The mean score for authoritative parenting style among parents was 3.98 with standard deviation 0.64. More than half (52.7 %) of the parents had very high level of authoritative parenting style, 31.2 % had high level and 5.4 % had moderate level of authoritative parenting style.
Among the demographic factors, gender and age of the adolescent; and age of the parents were found to have weak but significant relationship with family activities and parent adolescent relationship.
Indicators of adolescent well being: The researcher analysed two indicators of adolescent well being in this study namely, life satisfaction and positive behaviours of adolescents. The mean score of life satisfaction of adolescents was 196.3, indicating a high level of life satisfaction. Almost half of the adolescents had a high level of life satisfaction while 47.3 % of the adolescents had a very high level of life satisfaction. Female adolescents had a significantly higher life satisfaction (t(df = 91) = -3.36, p value<.05) than male adolescents. The mean score of positive behaviours among adolescents was 101.4, which indicates a very high level of positive behaviours at home. Majority (62.4 %) of the adolescents was exhibiting positive behaviours at a very high level and 31.2 % were exhibiting a high level of positive behaviours.
Relationship among family strengths and measures of adolescent well being: On examining the relationship between family strengths and indicators of adolescent well being, adolescent life satisfaction showed a highly significant positive relationship with parent adolescent relationship (r = .507, p value<.01), adolescent participation (r = .300, p value<.01) authoritative parenting style (r = .311, p value<.01) and marital satisfaction of parents (r = .253, p value< .05). The positive behavior of adolescents also showed a highly significant positive correlation with authoritative parenting style (r = .355, p value<.01), especially that of mother at .01 level. The hypotheses stating significant relationship of adolescent life satisfaction with parent adolescent relationship, authoritative parenting style, adolescent participation and marital satisfaction were accepted. The hypothesis stating significant relationship between family activities and adolescent life satisfaction was rejected.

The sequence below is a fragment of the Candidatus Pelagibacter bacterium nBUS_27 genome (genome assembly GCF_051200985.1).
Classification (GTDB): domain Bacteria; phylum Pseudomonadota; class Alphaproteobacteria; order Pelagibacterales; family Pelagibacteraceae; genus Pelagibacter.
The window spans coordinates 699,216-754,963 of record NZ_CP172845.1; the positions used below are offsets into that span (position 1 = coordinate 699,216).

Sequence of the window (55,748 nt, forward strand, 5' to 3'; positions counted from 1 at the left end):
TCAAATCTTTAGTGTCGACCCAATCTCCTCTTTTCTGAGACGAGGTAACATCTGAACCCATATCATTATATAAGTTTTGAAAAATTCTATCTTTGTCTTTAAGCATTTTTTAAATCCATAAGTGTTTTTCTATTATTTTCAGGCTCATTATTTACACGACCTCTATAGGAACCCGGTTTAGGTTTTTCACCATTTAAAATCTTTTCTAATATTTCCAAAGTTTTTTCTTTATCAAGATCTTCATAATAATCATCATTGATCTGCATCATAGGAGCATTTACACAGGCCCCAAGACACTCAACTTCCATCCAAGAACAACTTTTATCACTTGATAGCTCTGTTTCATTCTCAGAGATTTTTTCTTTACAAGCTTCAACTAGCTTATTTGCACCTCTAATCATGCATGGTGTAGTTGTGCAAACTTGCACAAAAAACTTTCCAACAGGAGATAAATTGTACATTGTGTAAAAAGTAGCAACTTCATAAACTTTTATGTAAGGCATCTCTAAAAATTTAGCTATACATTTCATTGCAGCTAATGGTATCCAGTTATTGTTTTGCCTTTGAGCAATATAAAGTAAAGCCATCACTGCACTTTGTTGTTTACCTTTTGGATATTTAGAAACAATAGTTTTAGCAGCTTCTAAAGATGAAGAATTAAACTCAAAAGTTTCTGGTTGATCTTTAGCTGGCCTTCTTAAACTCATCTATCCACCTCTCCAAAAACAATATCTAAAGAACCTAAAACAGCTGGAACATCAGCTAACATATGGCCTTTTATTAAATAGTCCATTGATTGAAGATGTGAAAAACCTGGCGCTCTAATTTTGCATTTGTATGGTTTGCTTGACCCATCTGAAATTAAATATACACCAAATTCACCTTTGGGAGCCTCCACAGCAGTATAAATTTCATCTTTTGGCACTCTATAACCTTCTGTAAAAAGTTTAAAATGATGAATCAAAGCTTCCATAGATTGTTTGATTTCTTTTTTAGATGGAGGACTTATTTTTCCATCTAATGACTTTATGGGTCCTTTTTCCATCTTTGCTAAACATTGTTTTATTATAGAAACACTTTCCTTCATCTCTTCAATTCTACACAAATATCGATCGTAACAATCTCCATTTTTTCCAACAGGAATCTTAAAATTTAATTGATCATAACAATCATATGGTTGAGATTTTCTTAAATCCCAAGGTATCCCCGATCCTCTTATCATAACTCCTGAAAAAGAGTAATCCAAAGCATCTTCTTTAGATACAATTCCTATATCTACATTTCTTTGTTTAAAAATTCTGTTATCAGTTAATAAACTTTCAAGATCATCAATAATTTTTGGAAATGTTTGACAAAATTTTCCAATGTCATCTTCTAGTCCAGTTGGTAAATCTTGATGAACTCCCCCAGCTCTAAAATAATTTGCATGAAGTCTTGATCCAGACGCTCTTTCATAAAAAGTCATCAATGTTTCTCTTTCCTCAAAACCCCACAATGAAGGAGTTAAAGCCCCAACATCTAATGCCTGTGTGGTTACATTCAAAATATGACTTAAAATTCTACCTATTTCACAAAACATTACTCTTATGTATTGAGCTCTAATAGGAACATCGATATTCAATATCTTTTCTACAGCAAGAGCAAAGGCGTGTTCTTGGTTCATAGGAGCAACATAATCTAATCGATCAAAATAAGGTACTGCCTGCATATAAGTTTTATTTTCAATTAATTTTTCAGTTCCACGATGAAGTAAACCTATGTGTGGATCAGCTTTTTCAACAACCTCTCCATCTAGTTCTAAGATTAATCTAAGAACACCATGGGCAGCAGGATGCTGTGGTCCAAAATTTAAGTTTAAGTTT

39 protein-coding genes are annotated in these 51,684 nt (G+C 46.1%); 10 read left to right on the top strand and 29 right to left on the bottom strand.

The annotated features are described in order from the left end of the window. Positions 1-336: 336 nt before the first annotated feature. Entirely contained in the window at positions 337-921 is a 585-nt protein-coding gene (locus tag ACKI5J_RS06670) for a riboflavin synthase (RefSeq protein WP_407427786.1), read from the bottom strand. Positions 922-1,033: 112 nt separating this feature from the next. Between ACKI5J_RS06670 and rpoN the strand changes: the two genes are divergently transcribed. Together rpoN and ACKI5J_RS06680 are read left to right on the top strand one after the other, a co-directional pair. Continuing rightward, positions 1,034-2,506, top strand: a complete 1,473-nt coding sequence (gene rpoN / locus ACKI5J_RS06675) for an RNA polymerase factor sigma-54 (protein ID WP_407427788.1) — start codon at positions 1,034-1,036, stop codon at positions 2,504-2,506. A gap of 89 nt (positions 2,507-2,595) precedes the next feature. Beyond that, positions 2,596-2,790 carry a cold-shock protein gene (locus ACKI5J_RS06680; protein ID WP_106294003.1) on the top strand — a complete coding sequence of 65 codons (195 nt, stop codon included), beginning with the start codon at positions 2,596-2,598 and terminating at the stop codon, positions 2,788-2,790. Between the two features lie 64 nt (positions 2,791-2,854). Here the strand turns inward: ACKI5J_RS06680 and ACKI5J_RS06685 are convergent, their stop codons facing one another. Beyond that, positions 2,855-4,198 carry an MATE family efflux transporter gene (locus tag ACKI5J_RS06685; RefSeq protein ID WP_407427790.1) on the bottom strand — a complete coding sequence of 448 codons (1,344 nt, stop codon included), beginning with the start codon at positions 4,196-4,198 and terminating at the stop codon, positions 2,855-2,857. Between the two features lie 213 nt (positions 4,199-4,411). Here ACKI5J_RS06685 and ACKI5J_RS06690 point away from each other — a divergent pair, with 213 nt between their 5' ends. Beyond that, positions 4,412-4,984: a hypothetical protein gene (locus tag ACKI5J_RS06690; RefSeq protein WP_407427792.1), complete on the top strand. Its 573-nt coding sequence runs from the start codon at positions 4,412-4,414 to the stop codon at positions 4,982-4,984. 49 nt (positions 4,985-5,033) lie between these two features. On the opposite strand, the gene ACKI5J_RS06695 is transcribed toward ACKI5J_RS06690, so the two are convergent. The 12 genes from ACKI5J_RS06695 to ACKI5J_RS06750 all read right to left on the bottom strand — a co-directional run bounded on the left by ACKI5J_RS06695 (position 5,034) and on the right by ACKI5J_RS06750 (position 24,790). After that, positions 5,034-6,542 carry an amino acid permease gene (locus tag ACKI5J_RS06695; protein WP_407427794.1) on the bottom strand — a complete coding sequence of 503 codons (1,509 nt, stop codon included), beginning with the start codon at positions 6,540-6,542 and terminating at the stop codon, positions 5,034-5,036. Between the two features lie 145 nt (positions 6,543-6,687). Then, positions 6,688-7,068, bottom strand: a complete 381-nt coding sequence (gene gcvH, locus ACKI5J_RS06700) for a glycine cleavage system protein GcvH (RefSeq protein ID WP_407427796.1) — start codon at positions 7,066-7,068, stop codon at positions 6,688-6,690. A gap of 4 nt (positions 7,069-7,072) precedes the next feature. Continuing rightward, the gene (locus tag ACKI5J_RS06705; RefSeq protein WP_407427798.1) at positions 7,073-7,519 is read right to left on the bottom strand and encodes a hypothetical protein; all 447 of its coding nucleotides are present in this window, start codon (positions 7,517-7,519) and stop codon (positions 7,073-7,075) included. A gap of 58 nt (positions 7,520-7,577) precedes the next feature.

Based on the inter relationships among family strengths and indicators of adolescent well being the researcher regressed four family strengths for predicting adolescent life satisfaction. The results of the stepwise analysis revealed that out of the four factors adolescent parent relationship and authoritative parenting style were significant predictors of adolescent life satisfaction (F= 13.5, p< .01). Overall, the model explained 32% of the variance in adolescent life satisfaction (R =.562, R2 = .315, p<.01).
Outcomes of the research
Based on the research, two papers titled, “Family and Community Collaborations for Positive Adolescent Development: A Strength Based Approach” and “A Sociological Analysis of Parenting Challenges and the way Ahead” have been presented by the researcher in two international conferences in 2014. Two articles have been accepted for publication in the Rajagiri Journal of Social Development and the Indian Journal of Family Studies.